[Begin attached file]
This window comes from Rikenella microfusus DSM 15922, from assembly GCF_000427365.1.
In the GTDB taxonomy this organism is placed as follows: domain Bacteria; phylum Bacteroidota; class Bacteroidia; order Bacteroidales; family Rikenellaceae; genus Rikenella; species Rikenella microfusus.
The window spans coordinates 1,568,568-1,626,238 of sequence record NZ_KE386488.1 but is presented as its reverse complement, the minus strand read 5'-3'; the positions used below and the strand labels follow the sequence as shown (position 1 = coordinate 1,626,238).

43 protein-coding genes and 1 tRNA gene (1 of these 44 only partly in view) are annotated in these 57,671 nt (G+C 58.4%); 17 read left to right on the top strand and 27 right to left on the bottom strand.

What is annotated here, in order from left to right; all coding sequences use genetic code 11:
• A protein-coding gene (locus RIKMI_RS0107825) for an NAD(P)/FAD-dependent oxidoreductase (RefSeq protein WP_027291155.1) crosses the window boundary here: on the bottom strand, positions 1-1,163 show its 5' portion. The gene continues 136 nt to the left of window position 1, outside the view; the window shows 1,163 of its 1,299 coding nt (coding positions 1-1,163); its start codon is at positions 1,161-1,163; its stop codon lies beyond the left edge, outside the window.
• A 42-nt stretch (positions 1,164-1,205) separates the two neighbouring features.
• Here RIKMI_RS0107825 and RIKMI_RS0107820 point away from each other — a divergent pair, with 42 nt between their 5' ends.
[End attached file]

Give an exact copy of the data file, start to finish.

This window comes from Rikenella microfusus DSM 15922, from assembly GCF_000427365.1.
In the GTDB taxonomy this organism is placed as follows: domain Bacteria; phylum Bacteroidota; class Bacteroidia; order Bacteroidales; family Rikenellaceae; genus Rikenella; species Rikenella microfusus.
The window spans coordinates 1,568,568-1,626,238 of sequence record NZ_KE386488.1 but is presented as its reverse complement, the minus strand read 5'-3'; the positions used below and the strand labels follow the sequence as shown (position 1 = coordinate 1,626,238).

43 protein-coding genes and 1 tRNA gene (1 of these 44 only partly in view) are annotated in these 57,671 nt (G+C 58.4%); 17 read left to right on the top strand and 27 right to left on the bottom strand.

What is annotated here, in order from left to right; all coding sequences use genetic code 11:
• A protein-coding gene (locus RIKMI_RS0107825) for an NAD(P)/FAD-dependent oxidoreductase (RefSeq protein WP_027291155.1) crosses the window boundary here: on the bottom strand, positions 1-1,163 show its 5' portion. The gene continues 136 nt to the left of window position 1, outside the view; the window shows 1,163 of its 1,299 coding nt (coding positions 1-1,163); its start codon is at positions 1,161-1,163; its stop codon lies beyond the left edge, outside the window.
• A 42-nt stretch (positions 1,164-1,205) separates the two neighbouring features.
• Here RIKMI_RS0107825 and RIKMI_RS0107820 point away from each other — a divergent pair, with 42 nt between their 5' ends.